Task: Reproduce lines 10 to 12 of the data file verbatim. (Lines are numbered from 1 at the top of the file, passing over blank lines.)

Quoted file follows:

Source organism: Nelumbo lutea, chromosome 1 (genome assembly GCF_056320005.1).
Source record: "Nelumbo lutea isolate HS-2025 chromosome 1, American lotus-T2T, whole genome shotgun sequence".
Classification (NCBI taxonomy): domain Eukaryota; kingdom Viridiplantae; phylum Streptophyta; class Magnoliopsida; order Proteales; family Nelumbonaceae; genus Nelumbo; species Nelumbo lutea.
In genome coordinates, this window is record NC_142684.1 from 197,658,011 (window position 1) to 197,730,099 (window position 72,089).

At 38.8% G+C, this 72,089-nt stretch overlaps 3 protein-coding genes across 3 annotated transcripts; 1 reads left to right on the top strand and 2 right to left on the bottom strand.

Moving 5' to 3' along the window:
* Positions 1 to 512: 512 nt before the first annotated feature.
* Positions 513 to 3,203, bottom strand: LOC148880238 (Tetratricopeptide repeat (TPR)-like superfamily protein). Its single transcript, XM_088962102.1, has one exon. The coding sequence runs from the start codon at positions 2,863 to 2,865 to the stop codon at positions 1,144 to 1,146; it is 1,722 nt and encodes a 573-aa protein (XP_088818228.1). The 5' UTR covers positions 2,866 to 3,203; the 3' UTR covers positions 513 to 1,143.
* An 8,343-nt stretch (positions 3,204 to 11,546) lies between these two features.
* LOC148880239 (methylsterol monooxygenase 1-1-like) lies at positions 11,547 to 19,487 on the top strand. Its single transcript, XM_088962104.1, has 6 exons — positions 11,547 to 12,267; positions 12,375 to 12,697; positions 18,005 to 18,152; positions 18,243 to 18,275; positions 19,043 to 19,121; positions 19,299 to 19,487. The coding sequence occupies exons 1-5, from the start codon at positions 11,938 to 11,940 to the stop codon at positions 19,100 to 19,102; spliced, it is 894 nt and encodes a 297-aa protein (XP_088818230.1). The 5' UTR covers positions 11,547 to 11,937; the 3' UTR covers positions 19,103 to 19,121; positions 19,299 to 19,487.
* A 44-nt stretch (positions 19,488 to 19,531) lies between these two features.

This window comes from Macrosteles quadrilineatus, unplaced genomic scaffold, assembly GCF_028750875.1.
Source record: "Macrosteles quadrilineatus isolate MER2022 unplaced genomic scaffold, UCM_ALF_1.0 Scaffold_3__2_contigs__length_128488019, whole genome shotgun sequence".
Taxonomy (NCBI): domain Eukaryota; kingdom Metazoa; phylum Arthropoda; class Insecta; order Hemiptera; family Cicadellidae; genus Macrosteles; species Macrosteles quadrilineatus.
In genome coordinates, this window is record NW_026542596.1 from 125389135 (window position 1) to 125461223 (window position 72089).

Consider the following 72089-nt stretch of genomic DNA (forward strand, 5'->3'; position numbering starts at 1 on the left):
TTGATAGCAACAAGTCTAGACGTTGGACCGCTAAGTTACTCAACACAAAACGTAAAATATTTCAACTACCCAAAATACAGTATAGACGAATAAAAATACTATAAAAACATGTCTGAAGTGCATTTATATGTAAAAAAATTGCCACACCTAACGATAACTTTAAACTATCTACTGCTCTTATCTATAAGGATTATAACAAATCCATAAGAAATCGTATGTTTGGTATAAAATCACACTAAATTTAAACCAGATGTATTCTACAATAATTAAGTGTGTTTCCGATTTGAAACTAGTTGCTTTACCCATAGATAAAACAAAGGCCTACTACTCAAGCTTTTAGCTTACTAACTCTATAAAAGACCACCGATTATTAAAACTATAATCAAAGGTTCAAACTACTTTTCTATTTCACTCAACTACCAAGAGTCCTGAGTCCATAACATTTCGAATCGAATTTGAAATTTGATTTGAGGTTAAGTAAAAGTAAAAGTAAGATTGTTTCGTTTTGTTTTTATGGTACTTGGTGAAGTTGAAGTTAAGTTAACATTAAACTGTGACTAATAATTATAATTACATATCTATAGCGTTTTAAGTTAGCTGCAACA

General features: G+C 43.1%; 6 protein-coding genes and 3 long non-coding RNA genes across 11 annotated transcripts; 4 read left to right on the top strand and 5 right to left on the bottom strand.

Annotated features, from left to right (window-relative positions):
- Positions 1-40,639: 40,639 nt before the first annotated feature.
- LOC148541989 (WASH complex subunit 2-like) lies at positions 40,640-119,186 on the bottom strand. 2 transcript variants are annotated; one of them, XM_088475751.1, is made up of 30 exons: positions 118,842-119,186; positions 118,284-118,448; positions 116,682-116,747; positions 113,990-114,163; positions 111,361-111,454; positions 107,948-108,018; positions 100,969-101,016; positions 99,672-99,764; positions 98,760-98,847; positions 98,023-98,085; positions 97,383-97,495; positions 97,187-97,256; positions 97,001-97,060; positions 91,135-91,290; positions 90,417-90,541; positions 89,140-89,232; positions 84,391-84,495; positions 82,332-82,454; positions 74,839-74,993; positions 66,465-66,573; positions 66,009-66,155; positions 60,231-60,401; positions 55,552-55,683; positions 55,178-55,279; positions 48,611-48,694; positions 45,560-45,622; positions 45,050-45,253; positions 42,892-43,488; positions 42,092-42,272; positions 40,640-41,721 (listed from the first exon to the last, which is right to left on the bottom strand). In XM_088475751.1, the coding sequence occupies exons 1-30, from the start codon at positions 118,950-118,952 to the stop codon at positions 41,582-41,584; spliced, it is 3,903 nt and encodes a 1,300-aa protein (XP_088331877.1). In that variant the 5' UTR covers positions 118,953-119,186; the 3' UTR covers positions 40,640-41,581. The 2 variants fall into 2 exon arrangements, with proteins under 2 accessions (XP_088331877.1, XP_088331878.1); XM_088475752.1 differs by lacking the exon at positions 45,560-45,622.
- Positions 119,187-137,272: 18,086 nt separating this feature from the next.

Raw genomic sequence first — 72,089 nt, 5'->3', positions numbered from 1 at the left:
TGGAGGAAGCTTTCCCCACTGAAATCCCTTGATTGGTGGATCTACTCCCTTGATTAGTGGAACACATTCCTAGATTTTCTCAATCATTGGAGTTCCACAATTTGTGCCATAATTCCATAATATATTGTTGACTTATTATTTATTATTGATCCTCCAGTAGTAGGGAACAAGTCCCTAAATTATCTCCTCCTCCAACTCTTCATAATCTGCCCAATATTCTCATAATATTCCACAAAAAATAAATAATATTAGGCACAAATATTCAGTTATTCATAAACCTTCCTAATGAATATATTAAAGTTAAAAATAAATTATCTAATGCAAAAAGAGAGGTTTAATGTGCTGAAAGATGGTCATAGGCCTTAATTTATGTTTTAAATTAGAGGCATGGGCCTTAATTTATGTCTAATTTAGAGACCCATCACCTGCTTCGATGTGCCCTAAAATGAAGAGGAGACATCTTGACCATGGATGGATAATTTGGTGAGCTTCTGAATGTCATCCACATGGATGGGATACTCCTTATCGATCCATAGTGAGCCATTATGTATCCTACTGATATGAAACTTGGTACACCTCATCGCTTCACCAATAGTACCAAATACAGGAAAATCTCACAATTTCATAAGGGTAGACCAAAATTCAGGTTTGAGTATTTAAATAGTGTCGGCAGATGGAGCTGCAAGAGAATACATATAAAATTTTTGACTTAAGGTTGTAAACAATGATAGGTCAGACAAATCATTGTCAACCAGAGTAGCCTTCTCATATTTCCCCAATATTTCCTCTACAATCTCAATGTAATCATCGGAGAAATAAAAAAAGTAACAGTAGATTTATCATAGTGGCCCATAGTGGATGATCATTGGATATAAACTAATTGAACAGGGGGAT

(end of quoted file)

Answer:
* LOC148880239 (methylsterol monooxygenase 1-1-like) lies at positions 11,547 to 19,487 on the top strand. Its single transcript, XM_088962104.1, has 6 exons — positions 11,547 to 12,267; positions 12,375 to 12,697; positions 18,005 to 18,152; positions 18,243 to 18,275; positions 19,043 to 19,121; positions 19,299 to 19,487. The coding sequence occupies exons 1-5, from the start codon at positions 11,938 to 11,940 to the stop codon at positions 19,100 to 19,102; spliced, it is 894 nt and encodes a 297-aa protein (XP_088818230.1). The 5' UTR covers positions 11,547 to 11,937; the 3' UTR covers positions 19,103 to 19,121; positions 19,299 to 19,487.
* A 44-nt stretch (positions 19,488 to 19,531) lies between these two features.

This window comes from Macrosteles quadrilineatus, unplaced genomic scaffold, assembly GCF_028750875.1.